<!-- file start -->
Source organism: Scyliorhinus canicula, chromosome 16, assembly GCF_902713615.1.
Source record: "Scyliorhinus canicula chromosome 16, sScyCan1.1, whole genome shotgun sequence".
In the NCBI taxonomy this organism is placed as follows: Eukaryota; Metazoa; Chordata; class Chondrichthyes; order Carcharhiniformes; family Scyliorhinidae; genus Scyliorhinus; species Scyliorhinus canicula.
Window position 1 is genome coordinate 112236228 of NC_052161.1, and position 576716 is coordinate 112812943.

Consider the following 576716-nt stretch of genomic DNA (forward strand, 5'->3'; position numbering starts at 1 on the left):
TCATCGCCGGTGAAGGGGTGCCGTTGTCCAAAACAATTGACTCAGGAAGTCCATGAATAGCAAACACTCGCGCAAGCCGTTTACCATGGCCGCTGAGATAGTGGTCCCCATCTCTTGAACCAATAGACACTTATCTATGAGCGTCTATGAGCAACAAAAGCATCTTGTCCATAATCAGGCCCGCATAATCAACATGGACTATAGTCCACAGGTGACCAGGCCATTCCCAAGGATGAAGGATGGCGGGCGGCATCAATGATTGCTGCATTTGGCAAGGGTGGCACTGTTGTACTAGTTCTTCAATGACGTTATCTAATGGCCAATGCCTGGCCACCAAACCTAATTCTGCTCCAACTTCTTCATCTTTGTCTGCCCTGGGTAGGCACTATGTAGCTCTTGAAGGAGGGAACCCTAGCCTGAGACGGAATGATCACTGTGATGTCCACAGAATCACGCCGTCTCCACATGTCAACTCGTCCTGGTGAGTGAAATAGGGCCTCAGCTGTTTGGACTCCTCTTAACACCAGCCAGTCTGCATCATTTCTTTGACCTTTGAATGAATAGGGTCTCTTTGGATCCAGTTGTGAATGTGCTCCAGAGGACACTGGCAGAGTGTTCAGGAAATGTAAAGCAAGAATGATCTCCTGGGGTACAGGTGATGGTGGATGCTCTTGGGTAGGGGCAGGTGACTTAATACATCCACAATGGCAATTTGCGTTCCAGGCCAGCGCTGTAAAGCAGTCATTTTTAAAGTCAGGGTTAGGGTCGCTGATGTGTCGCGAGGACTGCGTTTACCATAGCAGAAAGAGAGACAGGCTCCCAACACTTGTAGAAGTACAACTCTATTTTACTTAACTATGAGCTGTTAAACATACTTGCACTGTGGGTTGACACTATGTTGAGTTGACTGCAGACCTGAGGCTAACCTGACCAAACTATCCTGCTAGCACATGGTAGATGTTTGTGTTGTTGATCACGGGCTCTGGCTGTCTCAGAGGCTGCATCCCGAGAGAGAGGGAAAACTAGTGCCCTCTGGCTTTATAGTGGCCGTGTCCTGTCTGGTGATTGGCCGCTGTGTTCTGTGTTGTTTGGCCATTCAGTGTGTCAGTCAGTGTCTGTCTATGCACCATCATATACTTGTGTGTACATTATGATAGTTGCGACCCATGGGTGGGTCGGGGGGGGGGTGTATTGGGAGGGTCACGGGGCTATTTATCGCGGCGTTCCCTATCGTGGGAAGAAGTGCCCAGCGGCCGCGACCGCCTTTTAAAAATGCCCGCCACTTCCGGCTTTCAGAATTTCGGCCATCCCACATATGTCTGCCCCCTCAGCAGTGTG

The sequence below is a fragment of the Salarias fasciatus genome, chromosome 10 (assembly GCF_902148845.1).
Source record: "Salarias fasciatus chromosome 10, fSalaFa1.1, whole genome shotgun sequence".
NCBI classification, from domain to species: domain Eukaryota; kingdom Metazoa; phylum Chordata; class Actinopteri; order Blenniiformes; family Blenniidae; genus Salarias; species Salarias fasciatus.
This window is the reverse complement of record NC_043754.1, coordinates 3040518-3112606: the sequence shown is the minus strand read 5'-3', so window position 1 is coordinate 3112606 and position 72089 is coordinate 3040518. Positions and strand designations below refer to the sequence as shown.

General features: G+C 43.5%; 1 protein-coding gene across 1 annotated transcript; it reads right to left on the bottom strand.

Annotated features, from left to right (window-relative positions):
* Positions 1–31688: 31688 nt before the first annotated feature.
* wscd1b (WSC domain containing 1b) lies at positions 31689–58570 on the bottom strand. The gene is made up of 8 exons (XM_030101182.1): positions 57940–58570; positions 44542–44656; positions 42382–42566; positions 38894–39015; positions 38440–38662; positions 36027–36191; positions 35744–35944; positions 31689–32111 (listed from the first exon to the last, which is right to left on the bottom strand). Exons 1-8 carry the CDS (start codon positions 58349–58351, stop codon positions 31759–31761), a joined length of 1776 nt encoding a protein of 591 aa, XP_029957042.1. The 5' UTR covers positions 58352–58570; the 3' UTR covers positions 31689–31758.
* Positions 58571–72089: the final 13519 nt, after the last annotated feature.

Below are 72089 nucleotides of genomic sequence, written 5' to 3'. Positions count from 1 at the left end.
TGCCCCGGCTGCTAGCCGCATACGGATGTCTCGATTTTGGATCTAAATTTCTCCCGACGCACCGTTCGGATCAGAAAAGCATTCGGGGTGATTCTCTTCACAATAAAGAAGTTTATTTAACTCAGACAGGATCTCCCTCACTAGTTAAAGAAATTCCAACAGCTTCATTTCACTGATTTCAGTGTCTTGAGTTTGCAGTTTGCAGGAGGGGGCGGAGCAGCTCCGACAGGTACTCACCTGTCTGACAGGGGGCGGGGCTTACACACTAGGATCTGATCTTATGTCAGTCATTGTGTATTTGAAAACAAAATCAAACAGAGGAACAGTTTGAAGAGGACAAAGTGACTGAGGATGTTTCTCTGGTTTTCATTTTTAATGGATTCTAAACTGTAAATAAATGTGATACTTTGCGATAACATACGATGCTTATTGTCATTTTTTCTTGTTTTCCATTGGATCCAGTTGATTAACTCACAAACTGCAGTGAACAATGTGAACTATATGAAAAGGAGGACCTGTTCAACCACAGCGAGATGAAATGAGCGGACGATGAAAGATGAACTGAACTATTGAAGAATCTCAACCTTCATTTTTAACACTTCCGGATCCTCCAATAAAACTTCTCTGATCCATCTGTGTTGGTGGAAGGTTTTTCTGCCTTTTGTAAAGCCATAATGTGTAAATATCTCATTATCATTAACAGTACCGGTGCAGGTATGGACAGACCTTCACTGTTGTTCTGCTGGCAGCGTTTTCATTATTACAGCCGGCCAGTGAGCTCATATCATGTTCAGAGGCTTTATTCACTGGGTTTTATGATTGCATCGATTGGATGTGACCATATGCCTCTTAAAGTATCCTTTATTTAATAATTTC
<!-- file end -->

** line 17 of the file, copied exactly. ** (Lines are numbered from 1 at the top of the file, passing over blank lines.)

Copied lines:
TGCCCCGGCTGCTAGCCGCATACGGATGTCTCGATTTTGGATCTAAATTTCTCCCGACGCACCGTTCGGATCAGAAAAGCATTCGGGGTGATTCTCTTCACAATAAAGAAGTTTATTTAACTCAGACAGGATCTCCCTCACTAGTTAAAGAAATTCCAACAGCTTCATTTCACTGATTTCAGTGTCTTGAGTTTGCAGTTTGCAGGAGGGGGCGGAGCAGCTCCGACAGGTACTCACCTGTCTGACAGGGGGCGGGGCTTACACACTAGGATCTGATCTTATGTCAGTCATTGTGTATTTGAAAACAAAATCAAACAGAGGAACAGTTTGAAGAGGACAAAGTGACTGAGGATGTTTCTCTGGTTTTCATTTTTAATGGATTCTAAACTGTAAATAAATGTGATACTTTGCGATAACATACGATGCTTATTGTCATTTTTTCTTGTTTTCCATTGGATCCAGTTGATTAACTCACAAACTGCAGTGAACAATGTGAACTATATGAAAAGGAGGACCTGTTCAACCACAGCGAGATGAAATGAGCGGACGATGAAAGATGAACTGAACTATTGAAGAATCTCAACCTTCATTTTTAACACTTCCGGATCCTCCAATAAAACTTCTCTGATCCATCTGTGTTGGTGGAAGGTTTTTCTGCCTTTTGTAAAGCCATAATGTGTAAATATCTCATTATCATTAACAGTACCGGTGCAGGTATGGACAGACCTTCACTGTTGTTCTGCTGGCAGCGTTTTCATTATTACAGCCGGCCAGTGAGCTCATATCATGTTCAGAGGCTTTATTCACTGGGTTTTATGATTGCATCGATTGGATGTGACCATATGCCTCTTAAAGTATCCTTTATTTAATAATTTC